Recently, it hit me. We are well into a new golden age of photography. With across-the-board improvements in innovative technologies, equipment costs, ease of use, and image quality, photographers can now choose from an amazing range of possibilities to be creative and share their work.
Not long ago, advances in digital imaging technology were uneven. Some tools worked as promised; others didn’t. Or, an advance in one phase of the capture-to-print process would outpace progress in another phase, creating partial or complete mismatches in capability and compatibility. For example, each increase in digital-capture resolution required subsequent improvements in computing power, storage, processing and archiving. Before adopting any new technology, you really had to stop and ask yourself: What new headache might this “solution” introduce elsewhere in my workflow?
Not any more.
The new and updated digital imaging products released over the past 9-12 months are dramatically superior in terms of ease of use, automation that really works, production values, and image quality.
Now, cameras, software, and printers really deliver on the promises of digital imaging. We can capture, process, and print our images at quality levels that were previously difficult or impossible to achieve. And we can do so at much lower costs in time and materials. (These days the only time you might need to worry about workflow implications is immediately after a new operating system is introduced.)
Manufacturers seem particularly intent on improving the ease-of-use of their products.
For example, I recently captured a panorama of a mountain scene in Central California. I shot eight frames, using a Hasselblad H-series camera with a digital back, a 100mm lens, and a simple panorama bracket from Really Right Stuff. The final image printed quite easily at 100 x 25 inches on the HP Designjet Z3100, a 12-ink, archival-quality printer.
The quality of my large-format panoramic print is among the best I have ever seen. The color is superb and image has remarkable detail and clarity. Yet, the amount of time I spent producing this print was about 75% less than it would have taken in the past.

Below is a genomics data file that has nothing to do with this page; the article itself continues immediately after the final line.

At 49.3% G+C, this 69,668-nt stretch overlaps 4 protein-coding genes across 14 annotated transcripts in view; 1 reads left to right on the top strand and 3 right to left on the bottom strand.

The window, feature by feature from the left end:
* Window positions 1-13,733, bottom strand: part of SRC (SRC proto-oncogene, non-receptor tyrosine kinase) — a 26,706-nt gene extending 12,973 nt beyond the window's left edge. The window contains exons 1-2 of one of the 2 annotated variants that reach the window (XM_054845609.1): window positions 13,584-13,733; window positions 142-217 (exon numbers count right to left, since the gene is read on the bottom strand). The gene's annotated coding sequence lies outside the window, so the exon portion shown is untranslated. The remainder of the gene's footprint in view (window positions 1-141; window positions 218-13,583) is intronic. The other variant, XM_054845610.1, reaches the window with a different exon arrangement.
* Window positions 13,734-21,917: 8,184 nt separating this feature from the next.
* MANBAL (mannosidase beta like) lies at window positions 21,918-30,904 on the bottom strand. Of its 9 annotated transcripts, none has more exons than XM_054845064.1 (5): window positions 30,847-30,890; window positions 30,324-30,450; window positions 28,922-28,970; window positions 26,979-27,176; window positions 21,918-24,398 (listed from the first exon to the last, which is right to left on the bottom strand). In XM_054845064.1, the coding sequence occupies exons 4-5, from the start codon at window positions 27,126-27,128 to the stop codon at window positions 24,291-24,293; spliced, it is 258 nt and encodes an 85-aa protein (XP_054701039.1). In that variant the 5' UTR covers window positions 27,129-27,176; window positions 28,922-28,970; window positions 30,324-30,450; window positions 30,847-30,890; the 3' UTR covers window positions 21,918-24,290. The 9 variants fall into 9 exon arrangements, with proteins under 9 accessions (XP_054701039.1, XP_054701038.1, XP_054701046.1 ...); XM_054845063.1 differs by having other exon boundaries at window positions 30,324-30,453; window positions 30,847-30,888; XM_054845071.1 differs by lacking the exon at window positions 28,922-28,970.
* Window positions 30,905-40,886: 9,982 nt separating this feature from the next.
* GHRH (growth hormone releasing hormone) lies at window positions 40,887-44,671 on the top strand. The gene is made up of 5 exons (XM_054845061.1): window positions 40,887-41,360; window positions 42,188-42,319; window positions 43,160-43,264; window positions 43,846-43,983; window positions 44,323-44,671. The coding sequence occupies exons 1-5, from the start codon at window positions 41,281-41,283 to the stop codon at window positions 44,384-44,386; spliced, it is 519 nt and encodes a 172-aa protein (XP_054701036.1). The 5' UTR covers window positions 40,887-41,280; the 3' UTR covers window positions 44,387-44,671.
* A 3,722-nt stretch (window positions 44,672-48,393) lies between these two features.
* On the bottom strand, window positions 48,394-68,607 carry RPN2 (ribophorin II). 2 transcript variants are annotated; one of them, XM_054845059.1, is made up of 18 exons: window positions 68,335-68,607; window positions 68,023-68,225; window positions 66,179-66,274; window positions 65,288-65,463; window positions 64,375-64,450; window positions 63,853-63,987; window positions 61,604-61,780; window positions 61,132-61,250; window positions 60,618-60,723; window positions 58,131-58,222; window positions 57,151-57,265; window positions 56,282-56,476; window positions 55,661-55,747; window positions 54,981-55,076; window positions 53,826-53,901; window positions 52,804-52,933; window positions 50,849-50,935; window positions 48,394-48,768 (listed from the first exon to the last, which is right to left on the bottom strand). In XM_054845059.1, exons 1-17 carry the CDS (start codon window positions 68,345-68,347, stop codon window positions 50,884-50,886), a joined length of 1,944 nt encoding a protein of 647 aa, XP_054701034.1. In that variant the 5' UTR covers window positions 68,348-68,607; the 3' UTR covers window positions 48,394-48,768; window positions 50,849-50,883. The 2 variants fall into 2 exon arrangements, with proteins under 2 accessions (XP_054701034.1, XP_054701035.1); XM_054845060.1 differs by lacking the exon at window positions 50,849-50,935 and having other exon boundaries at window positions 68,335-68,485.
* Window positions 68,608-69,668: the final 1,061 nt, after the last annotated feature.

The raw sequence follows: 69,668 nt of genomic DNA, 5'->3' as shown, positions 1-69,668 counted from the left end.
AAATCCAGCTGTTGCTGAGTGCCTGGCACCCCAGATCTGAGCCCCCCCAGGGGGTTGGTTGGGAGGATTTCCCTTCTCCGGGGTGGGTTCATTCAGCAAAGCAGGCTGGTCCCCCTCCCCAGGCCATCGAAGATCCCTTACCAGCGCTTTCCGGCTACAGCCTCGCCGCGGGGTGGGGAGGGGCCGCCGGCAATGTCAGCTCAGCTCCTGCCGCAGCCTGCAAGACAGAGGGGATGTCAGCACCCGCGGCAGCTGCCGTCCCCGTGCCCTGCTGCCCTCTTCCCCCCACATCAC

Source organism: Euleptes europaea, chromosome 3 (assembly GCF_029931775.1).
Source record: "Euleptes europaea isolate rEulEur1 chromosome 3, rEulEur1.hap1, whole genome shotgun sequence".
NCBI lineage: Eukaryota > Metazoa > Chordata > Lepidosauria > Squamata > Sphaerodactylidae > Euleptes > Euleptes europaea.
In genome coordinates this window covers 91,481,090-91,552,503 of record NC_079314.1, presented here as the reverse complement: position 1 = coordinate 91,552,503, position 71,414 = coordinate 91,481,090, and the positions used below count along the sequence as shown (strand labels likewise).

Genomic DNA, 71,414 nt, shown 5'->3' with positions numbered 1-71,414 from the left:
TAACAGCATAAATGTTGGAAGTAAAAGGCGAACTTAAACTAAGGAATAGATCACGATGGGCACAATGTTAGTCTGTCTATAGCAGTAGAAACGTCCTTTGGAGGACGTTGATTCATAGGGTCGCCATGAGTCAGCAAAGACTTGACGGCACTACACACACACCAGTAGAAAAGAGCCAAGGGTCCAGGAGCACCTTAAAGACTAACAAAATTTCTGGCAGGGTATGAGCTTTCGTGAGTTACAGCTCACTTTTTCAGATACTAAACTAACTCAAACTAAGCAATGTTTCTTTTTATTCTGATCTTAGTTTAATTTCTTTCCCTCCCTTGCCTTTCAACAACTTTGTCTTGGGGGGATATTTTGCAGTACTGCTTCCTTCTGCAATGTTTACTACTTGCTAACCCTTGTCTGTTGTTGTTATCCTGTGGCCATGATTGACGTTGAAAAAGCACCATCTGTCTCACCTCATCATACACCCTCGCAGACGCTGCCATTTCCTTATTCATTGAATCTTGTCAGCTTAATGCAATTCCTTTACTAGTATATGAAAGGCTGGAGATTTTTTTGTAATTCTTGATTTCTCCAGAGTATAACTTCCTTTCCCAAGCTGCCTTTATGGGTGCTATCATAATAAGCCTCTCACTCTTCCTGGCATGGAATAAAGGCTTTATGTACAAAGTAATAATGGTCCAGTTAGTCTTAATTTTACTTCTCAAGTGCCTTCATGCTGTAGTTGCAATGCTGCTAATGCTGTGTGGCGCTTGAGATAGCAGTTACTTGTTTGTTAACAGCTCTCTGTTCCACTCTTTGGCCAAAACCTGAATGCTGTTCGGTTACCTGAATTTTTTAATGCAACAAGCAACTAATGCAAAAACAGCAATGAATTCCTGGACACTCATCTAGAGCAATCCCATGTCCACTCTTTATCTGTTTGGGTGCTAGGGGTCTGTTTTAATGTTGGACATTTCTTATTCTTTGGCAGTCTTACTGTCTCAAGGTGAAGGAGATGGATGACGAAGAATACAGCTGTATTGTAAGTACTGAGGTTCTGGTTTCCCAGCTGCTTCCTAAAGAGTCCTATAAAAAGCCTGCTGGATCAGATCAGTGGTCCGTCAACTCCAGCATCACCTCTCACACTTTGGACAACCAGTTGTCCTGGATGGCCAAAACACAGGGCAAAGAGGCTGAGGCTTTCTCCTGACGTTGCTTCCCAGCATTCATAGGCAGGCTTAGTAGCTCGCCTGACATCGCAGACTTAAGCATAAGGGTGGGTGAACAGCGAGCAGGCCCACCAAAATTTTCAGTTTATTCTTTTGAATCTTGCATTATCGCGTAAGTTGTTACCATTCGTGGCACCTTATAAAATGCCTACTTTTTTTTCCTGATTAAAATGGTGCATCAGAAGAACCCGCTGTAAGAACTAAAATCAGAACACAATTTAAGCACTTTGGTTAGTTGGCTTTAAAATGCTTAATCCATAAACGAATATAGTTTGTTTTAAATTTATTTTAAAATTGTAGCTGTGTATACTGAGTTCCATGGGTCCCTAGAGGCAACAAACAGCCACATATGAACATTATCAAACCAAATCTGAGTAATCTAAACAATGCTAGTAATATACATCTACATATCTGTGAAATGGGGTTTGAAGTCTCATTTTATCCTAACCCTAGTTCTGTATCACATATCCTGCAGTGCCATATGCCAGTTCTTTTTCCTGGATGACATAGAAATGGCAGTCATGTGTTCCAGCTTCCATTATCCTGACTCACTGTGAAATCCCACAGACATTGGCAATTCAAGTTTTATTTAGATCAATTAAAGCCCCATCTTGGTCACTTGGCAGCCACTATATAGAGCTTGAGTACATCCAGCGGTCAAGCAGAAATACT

Originally, I shot ten frames. All the frames were captured using manual exposure, and the frames overlapped by about 20%. I loaded all ten frames onto my Macbook Pro and used Adobe Camera RAW to process eight of the frames. I used identical, minor adjustments for exposure and made only slight color adjustments to each frame.
After saving the eight files to disk as 16-bit TIFFs, I used the Photomerge utility in Photoshop CS3 to merge the frames into a single panorama shot. (The CS3 version of Photomerge is a head-and-shoulders improvement over previous versions.) Once the panorama was assembled, I made some basic adjustments to prepare the image for printing.
Without any upsizing, the image dimensions were 100 x 25 inches at 300 ppi. Although you obviously won’t be able to see it as clearly on this web version, the actual print shows incredible detail. You can see every blade of grass, pine needle, and ripple in the water. The shadow and highlight detail are also amazing. (Figures 1 and 2)
Note that I didn’t feel the need to make a proof of the complete image before I output the final print. Considering the combined capabilities of the camera and lens, the digital back, the processing software, and the printer, I was confident that the end product would be good.
But I did want to preview how some of the detail would be rendered in high-contrast areas of the image. So I simply printed two 8 x 10 sections of the image to scale of the final print.
In the past, I sometimes felt that the camera could capture better images than the printer could render, or vice-versa. Or, I wasn’t always sure that the processing software was capable of getting the job done. Occasionally when I came up with an idea for an image, I could usually figure out how to create it, but only after spending a lot of time in research and production.
Now, it is easier than ever to link capture, processing, and printing to achieve excellent image quality. All of the components of a capture-to-print workflow can easily be locked down for consistent quality and efficient production.
For the first time since the dawn of digital photography, we have a complete set of digital tools that really deliver consistently high quality at reasonable cost. It has become increasingly easy to create beautiful images that we can really be proud of.